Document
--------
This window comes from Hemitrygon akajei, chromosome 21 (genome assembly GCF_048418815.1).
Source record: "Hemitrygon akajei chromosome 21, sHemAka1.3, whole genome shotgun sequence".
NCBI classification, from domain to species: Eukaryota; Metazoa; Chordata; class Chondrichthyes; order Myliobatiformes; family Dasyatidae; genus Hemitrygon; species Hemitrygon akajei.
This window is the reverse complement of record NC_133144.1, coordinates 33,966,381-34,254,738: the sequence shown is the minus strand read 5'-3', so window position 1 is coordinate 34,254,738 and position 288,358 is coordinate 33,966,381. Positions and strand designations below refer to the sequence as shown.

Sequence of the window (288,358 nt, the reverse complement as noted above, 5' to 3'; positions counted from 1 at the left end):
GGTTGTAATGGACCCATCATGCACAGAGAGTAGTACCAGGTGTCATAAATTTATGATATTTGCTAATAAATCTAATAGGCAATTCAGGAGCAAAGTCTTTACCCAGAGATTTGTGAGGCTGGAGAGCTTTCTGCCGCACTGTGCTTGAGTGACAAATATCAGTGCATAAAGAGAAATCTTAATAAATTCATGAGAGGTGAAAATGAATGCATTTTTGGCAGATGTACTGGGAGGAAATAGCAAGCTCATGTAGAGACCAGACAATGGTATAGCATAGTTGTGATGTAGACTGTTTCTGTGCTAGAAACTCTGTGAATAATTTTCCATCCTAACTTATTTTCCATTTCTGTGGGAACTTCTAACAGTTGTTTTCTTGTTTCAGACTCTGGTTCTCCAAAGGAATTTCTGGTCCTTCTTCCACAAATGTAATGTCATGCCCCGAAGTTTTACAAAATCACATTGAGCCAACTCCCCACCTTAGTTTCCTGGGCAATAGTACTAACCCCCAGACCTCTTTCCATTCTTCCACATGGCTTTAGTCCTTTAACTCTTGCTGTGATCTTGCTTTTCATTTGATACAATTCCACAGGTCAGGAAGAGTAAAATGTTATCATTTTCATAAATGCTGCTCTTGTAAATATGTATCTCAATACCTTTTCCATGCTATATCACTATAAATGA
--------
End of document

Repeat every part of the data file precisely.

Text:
This window comes from Hemitrygon akajei, chromosome 21 (genome assembly GCF_048418815.1).
Source record: "Hemitrygon akajei chromosome 21, sHemAka1.3, whole genome shotgun sequence".
NCBI classification, from domain to species: Eukaryota; Metazoa; Chordata; class Chondrichthyes; order Myliobatiformes; family Dasyatidae; genus Hemitrygon; species Hemitrygon akajei.
This window is the reverse complement of record NC_133144.1, coordinates 33,966,381-34,254,738: the sequence shown is the minus strand read 5'-3', so window position 1 is coordinate 34,254,738 and position 288,358 is coordinate 33,966,381. Positions and strand designations below refer to the sequence as shown.

Sequence of the window (288,358 nt, the reverse complement as noted above, 5' to 3'; positions counted from 1 at the left end):
GGTTGTAATGGACCCATCATGCACAGAGAGTAGTACCAGGTGTCATAAATTTATGATATTTGCTAATAAATCTAATAGGCAATTCAGGAGCAAAGTCTTTACCCAGAGATTTGTGAGGCTGGAGAGCTTTCTGCCGCACTGTGCTTGAGTGACAAATATCAGTGCATAAAGAGAAATCTTAATAAATTCATGAGAGGTGAAAATGAATGCATTTTTGGCAGATGTACTGGGAGGAAATAGCAAGCTCATGTAGAGACCAGACAATGGTATAGCATAGTTGTGATGTAGACTGTTTCTGTGCTAGAAACTCTGTGAATAATTTTCCATCCTAACTTATTTTCCATTTCTGTGGGAACTTCTAACAGTTGTTTTCTTGTTTCAGACTCTGGTTCTCCAAAGGAATTTCTGGTCCTTCTTCCACAAATGTAATGTCATGCCCCGAAGTTTTACAAAATCACATTGAGCCAACTCCCCACCTTAGTTTCCTGGGCAATAGTACTAACCCCCAGACCTCTTTCCATTCTTCCACATGGCTTTAGTCCTTTAACTCTTGCTGTGATCTTGCTTTTCATTTGATACAATTCCACAGGTCAGGAAGAGTAAAATGTTATCATTTTCATAAATGCTGCTCTTGTAAATATGTATCTCAATACCTTTTCCATGCTATATCACTATAAATGA